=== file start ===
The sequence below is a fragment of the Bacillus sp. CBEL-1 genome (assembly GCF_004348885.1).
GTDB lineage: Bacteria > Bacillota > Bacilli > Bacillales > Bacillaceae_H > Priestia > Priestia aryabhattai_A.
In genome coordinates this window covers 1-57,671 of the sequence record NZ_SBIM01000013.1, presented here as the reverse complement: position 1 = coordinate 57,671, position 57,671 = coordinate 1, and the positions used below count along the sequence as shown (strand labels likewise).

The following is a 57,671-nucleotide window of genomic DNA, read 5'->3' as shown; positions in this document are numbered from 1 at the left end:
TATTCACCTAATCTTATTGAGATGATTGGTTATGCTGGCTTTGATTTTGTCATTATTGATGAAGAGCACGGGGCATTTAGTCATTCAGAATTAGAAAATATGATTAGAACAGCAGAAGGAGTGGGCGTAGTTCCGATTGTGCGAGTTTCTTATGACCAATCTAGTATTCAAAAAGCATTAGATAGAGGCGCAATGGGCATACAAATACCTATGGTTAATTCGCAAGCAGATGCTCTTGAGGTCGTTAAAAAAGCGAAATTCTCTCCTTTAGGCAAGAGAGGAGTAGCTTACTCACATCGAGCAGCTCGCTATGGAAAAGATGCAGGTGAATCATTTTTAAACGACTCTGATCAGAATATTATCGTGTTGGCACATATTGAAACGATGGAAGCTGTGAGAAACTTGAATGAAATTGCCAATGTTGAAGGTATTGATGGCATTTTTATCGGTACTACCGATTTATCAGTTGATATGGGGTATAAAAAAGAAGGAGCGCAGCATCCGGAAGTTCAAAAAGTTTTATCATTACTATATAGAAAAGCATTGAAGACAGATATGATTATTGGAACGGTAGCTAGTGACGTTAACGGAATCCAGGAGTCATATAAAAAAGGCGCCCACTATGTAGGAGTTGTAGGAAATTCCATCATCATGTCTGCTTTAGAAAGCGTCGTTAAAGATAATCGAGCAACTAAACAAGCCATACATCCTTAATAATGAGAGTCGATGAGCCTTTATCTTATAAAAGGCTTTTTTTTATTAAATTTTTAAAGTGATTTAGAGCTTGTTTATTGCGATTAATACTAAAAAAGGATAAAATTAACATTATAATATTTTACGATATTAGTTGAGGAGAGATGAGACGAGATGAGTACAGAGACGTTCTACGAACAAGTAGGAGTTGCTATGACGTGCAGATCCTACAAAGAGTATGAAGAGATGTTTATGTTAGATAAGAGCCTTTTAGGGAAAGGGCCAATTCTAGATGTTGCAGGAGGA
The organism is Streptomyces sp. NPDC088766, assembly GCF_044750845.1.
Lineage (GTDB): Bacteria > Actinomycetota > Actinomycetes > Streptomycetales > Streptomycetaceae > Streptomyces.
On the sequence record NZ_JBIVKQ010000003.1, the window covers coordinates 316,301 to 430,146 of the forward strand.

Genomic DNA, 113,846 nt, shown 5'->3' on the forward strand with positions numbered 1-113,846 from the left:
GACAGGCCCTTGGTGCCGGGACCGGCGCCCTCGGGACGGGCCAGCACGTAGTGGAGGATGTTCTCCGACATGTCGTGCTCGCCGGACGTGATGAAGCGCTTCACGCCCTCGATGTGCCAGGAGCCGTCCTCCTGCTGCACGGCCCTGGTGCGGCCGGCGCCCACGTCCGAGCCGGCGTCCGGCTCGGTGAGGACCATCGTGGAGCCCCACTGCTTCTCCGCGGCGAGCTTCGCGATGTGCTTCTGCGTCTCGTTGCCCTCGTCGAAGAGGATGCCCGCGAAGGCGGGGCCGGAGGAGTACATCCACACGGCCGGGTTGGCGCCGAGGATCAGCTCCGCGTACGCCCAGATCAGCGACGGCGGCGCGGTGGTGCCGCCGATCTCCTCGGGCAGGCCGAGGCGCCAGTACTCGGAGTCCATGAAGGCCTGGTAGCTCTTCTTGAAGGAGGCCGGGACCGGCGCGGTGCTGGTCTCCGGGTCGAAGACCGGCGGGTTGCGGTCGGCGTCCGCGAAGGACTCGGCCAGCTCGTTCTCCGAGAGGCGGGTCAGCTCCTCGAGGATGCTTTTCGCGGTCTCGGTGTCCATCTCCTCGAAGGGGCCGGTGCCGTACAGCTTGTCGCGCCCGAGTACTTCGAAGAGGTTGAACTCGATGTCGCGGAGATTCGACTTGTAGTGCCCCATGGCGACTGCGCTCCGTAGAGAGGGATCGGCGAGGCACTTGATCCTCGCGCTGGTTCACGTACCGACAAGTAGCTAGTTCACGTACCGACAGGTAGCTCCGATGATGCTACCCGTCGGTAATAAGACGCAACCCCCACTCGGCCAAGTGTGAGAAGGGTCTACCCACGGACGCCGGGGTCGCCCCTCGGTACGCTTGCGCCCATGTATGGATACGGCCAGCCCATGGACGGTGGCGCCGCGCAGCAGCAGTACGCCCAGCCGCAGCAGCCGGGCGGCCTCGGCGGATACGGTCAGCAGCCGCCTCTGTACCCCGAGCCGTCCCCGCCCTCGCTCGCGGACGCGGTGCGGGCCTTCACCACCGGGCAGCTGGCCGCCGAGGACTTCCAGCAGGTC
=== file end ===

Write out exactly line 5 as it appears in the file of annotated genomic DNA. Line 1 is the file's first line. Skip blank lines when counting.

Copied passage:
TATTCACCTAATCTTATTGAGATGATTGGTTATGCTGGCTTTGATTTTGTCATTATTGATGAAGAGCACGGGGCATTTAGTCATTCAGAATTAGAAAATATGATTAGAACAGCAGAAGGAGTGGGCGTAGTTCCGATTGTGCGAGTTTCTTATGACCAATCTAGTATTCAAAAAGCATTAGATAGAGGCGCAATGGGCATACAAATACCTATGGTTAATTCGCAAGCAGATGCTCTTGAGGTCGTTAAAAAAGCGAAATTCTCTCCTTTAGGCAAGAGAGGAGTAGCTTACTCACATCGAGCAGCTCGCTATGGAAAAGATGCAGGTGAATCATTTTTAAACGACTCTGATCAGAATATTATCGTGTTGGCACATATTGAAACGATGGAAGCTGTGAGAAACTTGAATGAAATTGCCAATGTTGAAGGTATTGATGGCATTTTTATCGGTACTACCGATTTATCAGTTGATATGGGGTATAAAAAAGAAGGAGCGCAGCATCCGGAAGTTCAAAAAGTTTTATCATTACTATATAGAAAAGCATTGAAGACAGATATGATTATTGGAACGGTAGCTAGTGACGTTAACGGAATCCAGGAGTCATATAAAAAAGGCGCCCACTATGTAGGAGTTGTAGGAAATTCCATCATCATGTCTGCTTTAGAAAGCGTCGTTAAAGATAATCGAGCAACTAAACAAGCCATACATCCTTAATAATGAGAGTCGATGAGCCTTTATCTTATAAAAGGCTTTTTTTTATTAAATTTTTAAAGTGATTTAGAGCTTGTTTATTGCGATTAATACTAAAAAAGGATAAAATTAACATTATAATATTTTACGATATTAGTTGAGGAGAGATGAGACGAGATGAGTACAGAGACGTTCTACGAACAAGTAGGAGTTGCTATGACGTGCAGATCCTACAAAGAGTATGAAGAGATGTTTATGTTAGATAAGAGCCTTTTAGGGAAAGGGCCAATTCTAGATGTTGCAGGAGGA